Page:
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laptop recommendation

asked 2013-01-17 14:05:04 -0500

Dear community,

I am evaluating the purchase of a laptop to run ROS (fuerte or groovy) under Ubuntu 12.04. The most important requirement is that it should be able to handle data from at least 2 RGB-D sensors (Kinect and alike, I should be careful with USB 3.0 issues and all that).

Any recommendation? Thank you very much in advance.

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Openni driver seems work not fine with ubuntu 12.04. I met several problem with that. Especially USB 3.0 couldn't work. I can't find any way work with USB3.0 in my laptop. I only share my experience not the fact that every computer have the same error.

sam gravatar image sam  ( 2013-01-17 14:13:37 -0500 )edit

Hi sam! Thanks for sharing!! Yeah, I am also having trouble on the desktop PC with multiple openni devices with USB 3.0. Everything works fine if I plug them to USB 2.0. Apparently you need to patch kernels lower than 3.4.1.

Martin Peris gravatar image Martin Peris  ( 2013-01-17 14:19:37 -0500 )edit

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answered 2013-01-17 14:08:22 -0500

Akin gravatar image

I use a SYSTEM 76 serval laptop with 2 RGB-D sensors. It works quite well.

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Hi Akin! Thanks for your quick reply! Did you had any issue with the RGB-D sensors and the USB 3.0 ports? As far as I know, you need to patch the kernel if your version is lower than 3.4.1. Thanks!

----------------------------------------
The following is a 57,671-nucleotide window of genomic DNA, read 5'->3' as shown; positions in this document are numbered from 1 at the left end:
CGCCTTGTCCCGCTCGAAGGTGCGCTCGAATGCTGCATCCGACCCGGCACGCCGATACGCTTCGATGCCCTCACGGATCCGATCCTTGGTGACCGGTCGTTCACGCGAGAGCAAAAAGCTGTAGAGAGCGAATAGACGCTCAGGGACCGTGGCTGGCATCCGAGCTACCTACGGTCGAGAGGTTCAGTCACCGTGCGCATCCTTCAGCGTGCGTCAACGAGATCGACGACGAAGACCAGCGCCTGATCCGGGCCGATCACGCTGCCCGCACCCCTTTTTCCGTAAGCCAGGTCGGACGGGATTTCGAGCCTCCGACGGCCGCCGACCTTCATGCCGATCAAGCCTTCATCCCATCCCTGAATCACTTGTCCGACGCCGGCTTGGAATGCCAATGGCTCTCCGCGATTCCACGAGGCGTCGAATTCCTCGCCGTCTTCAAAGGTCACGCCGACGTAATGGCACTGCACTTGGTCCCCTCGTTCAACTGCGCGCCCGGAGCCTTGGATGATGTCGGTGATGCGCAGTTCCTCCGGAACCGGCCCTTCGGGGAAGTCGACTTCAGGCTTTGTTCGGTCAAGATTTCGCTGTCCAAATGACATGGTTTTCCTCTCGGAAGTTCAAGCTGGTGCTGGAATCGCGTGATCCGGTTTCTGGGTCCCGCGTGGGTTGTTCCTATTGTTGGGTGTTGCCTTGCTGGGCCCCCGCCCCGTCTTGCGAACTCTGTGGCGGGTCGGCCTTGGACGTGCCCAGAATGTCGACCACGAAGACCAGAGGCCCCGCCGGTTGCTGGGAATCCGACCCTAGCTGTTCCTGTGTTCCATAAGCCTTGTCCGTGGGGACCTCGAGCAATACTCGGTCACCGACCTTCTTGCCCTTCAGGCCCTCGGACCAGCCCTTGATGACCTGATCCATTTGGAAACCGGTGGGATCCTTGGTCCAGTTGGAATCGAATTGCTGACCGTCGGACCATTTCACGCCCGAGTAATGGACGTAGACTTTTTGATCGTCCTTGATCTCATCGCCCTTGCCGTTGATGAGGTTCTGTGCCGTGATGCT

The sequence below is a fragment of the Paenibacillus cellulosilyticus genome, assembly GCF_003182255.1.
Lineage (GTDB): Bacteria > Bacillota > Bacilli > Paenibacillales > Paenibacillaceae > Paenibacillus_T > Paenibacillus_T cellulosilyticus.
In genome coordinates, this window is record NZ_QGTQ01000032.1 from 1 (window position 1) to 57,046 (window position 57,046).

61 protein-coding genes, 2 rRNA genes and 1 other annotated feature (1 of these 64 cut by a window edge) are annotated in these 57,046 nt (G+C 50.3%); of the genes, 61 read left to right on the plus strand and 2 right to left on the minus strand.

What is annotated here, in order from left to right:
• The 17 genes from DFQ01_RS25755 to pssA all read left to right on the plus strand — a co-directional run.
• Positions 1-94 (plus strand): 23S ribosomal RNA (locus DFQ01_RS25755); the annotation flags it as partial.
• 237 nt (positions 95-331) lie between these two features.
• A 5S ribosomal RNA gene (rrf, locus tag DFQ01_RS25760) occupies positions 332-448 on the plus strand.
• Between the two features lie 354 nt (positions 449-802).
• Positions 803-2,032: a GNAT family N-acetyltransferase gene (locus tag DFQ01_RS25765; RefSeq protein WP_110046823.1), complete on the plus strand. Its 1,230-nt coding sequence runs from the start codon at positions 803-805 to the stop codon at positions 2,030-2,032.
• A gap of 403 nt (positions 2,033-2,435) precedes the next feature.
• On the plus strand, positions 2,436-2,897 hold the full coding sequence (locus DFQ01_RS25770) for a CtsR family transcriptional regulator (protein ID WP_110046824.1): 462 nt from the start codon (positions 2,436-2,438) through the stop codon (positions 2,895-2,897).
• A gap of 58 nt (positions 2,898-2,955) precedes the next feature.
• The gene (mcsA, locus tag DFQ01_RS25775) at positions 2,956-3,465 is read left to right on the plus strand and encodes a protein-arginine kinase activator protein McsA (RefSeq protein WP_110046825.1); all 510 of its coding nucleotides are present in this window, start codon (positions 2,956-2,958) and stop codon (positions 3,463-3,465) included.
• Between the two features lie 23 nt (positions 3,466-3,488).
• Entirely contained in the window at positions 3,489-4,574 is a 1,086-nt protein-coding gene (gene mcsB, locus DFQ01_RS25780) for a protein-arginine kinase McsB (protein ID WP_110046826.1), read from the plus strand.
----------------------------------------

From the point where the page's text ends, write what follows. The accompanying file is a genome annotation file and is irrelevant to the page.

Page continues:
Martin Peris gravatar image Martin Peris  ( 2013-01-17 14:13:58 -0500 )edit
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The laptop that I mentioned has only USB 2.0 ports. But I had had unsuccessful attempts to make kinect work with USB 3.0. I would strongly recommend a laptop where you can select to use USB3's in USB2 mode in BIOS. I know that Lenovos has that option. I think Dell laptops too.

Akin gravatar image Akin  ( 2013-01-17 17:28:47 -0500 )edit

Uhhh I didn't know you could set USB2 mode, that is great news! I'll research about it! Thanks Akin :)

Martin Peris gravatar image Martin Peris  ( 2013-01-17 17:31:07 -0500 )edit
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answered 2013-01-17 23:00:01 -0500

KruseT gravatar image

Make sure it has an nvidia graphics card, but avoid nvidia optimus (graphics card + intel on-chip graphics), as the latter is not well-supported under linux. Unless there is a BIOS or hardware switch to turn it off.

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I have found the NVidia Optimus system works great, thanks to the Bumblebee Linux driver. I would say don't get ~any~ NVidia card, make sure it's a dedicated gaming card. Avoid workstation-level cards like the NVidia Quadro series, and avoid cards that get their memory by sharing the RAM.

dbworth gravatar image dbworth  ( 2013-02-08 08:10:18 -0500 )edit

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Asked: 2013-01-17 14:05:04 -0500

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Last updated: Jan 17 '13